As an example, the journey between Oslo and Bergen costs around 18€ with Lavprisekspressen. With Nor-Way Bussekspress, it costs around €80.
Car rental costs from €40 per day for rental of utilitarian vehicles or economic cars for periods of one week or more. Despite Norway being one of the countries with the largest oil production in Europe, fuel is extremely expensive, at around €1,72 per liter of gasoline.
Many companies rent excellent caravans and Norway is a country that rewards those who travel it calmly. There are numerous camp-style facilities that accommodate this type of vehicle. Many have bathrooms, showers, electricity, small grocery stores, communal kitchens and even tourist information. Most are in natural settings but not all. Expect to pay between €17 to €40 per night.
There are also tolls on the main roads that can be prepaid via CarPass where you can register the registration of the vehicle in question, credit 300 Norwegian kroner (+ or – 35€) which will then be debited from the users' bank accounts each time.
Finally, count on the expenses arising from some ferry crossings where vehicles have substantially higher prices than passengers.
In Norway, the transit is organized and quiet but the driving in the winter months – when almost all the roads are icy – it is very demanding and requires a period of training and getting used to for those who come from countries without snow. In addition to the roads becoming slippery due to its dramatic relief, Norway is full of very steep stretches.
You can always use taxis, but if you do, be prepared to pay a bill (probably much more than one).
Norway is a nearly year-round destination, with the exception of late November to mid-March when the cold is at its worst – down to -40°C in Norwegian Lapland, almost guaranteed to be below 0°C in Oslo – and the daily light period is the shortest, with darkness setting in at 15 pm in Oslo or remaining 20 to 22 hours out of 24 hours in the country's highest latitudes
The equinox months of September and March are considered the best months to admire the Northern Lights above the Arctic Circle but you can always see them in August and late April.
Norwegian autumn includes another period – short and usually without snow – very interesting to visit the country, are the days of golden yellow foliage. Depending on the latitude in the country and weather conditions it can take place anywhere from September to mid-autumn.
The currency of Norway is the Norwegian Krone (NOK). Norway has one of the highest costs of living in the world. You'll find ATMs everywhere and practically all establishments have sophisticated payment systems. Credit card payments are widespread.
Norway has a good network of youth hostels they charge between €25 and €35 per person, per night, without bed linen and towels and require you to leave everything immaculate before you leave.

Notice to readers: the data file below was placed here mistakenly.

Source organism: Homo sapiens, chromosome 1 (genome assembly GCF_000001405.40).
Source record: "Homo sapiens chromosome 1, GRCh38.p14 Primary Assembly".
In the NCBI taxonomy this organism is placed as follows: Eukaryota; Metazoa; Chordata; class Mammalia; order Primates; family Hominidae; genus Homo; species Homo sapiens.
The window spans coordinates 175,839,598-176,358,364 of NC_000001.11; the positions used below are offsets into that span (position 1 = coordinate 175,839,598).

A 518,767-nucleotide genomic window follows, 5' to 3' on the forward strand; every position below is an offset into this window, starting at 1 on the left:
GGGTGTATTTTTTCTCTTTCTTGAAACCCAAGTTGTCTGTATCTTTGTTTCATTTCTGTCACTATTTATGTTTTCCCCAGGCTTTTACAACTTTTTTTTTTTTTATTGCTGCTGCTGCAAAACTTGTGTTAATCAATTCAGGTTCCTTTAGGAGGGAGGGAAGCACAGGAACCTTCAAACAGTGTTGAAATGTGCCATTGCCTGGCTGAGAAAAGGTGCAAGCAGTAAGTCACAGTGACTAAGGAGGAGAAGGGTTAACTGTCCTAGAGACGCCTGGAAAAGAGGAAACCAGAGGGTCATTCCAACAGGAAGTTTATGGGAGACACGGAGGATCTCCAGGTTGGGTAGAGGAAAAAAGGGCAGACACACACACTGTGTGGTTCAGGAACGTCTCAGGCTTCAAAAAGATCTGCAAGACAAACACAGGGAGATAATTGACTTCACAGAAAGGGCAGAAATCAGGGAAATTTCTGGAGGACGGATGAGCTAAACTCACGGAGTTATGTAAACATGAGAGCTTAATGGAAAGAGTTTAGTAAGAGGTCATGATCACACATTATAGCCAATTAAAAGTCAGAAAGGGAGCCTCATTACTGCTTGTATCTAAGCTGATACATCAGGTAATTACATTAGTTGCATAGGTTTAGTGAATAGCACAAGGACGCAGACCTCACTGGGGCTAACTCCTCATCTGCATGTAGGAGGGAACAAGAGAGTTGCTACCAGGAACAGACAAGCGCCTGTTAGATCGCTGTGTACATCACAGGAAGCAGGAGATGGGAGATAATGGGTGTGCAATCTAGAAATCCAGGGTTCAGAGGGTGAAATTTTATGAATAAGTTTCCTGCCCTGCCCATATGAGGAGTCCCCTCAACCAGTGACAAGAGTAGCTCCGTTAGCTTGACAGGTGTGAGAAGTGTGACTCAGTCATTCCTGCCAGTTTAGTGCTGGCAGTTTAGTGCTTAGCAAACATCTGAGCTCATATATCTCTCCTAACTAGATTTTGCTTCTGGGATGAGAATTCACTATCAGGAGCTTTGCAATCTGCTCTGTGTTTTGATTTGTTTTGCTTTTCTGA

The hotel's double room less expensive, in Oslo, it will cost you €80 or €90 and it will be one of the most basic in the capital. These values soften slightly in other cities. Camping and mountain cabins can cost between €20 to €75 the first for several people and, in the case of mountain cabins, the price is per person.
In the case of Norway, if you travel with more people it is always an excellent alternative to look for private houses on international rental websites. In many cases, they have a single affordable price that you can share.
As with everything else, food is expensive with the cheapest complete meals - those of fast food – costing between €8 to €10, and a mere sandwich in a cafe or convenience store or service station can cost the same or more.
Eating a traditional Norwegian meal – based on salmon or other types of fish, reindeer, moose or other types of meat – in an average restaurant means you are guaranteed to pay between €30 to €60 per person, significantly more if the restaurant is sophisticated or has some fame. Alcohol in general has very high prices. A simple glass of wine or beer it will cost you €9 or €10, a substantial part of the total price of the meal.
Free Wi-Fi networks are everywhere – hotels, bars and cafes, shopping centres, service stations, public libraries, camping sites, etc etc – and make the existence of internet cafes, as such, rare, illogical .
Almost 100% of the Norwegian population has access to the internet, usually at high speed.
The offer of mobile internet hardware and tariffs is vast but, as a rule, expensive. More information at Norwegian Prepaid Internet